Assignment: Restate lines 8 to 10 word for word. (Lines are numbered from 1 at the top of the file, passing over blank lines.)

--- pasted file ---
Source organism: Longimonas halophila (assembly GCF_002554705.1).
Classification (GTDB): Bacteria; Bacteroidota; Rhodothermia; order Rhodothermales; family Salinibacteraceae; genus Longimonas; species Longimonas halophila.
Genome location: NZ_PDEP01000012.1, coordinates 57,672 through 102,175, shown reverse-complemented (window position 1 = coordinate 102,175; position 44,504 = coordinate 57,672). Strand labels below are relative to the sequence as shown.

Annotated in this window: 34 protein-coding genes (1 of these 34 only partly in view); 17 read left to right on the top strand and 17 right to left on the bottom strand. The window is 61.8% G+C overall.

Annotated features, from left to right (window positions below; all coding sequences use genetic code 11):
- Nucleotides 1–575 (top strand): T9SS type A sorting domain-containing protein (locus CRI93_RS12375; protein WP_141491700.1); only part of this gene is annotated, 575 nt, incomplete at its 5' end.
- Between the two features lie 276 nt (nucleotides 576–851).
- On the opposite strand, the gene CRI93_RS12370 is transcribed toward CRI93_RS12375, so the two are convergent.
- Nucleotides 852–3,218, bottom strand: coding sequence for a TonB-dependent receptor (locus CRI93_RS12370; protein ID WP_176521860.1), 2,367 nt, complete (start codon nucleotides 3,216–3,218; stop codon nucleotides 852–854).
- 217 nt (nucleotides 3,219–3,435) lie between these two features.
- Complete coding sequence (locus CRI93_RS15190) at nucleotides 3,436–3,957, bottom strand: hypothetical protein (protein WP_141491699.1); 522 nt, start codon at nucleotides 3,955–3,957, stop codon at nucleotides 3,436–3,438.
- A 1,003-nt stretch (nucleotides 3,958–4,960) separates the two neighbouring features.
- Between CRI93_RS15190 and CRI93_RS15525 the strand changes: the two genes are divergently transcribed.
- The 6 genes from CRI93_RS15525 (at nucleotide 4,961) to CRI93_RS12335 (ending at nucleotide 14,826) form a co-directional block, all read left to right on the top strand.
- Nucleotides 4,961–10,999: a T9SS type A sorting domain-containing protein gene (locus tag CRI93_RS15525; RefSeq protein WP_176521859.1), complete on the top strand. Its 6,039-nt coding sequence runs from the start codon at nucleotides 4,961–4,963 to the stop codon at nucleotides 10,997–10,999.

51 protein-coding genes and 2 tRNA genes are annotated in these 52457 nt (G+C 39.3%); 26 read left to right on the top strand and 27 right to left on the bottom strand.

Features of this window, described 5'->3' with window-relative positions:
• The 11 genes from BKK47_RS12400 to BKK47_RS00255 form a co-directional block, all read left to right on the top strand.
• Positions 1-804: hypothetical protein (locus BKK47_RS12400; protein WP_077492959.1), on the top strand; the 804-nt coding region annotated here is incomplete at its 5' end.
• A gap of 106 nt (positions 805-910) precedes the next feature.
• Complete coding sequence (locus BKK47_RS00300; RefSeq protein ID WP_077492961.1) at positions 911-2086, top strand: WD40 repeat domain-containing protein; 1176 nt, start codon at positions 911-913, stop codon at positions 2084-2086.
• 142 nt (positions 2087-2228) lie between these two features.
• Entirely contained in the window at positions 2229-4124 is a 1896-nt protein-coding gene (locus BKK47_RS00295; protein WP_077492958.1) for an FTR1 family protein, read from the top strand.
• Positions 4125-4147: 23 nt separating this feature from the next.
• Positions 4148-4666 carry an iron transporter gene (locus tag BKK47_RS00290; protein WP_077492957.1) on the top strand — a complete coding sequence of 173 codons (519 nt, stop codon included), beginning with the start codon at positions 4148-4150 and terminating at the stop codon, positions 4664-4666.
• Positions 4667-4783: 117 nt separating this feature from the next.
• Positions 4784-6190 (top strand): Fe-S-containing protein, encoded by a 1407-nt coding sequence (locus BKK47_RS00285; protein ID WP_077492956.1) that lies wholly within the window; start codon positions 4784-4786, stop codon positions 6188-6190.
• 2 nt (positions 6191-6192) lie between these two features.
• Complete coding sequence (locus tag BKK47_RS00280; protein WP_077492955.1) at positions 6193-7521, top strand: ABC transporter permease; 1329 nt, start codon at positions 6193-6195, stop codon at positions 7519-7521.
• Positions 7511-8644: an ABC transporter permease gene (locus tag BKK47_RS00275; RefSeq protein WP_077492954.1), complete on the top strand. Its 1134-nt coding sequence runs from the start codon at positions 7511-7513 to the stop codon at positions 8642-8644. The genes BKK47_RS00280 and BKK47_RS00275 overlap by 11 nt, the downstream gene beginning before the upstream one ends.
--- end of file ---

- On the opposite strand, the gene CRI93_RS12370 is transcribed toward CRI93_RS12375, so the two are convergent.
- Nucleotides 852–3,218, bottom strand: coding sequence for a TonB-dependent receptor (locus CRI93_RS12370; protein ID WP_176521860.1), 2,367 nt, complete (start codon nucleotides 3,216–3,218; stop codon nucleotides 852–854).
- 217 nt (nucleotides 3,219–3,435) lie between these two features.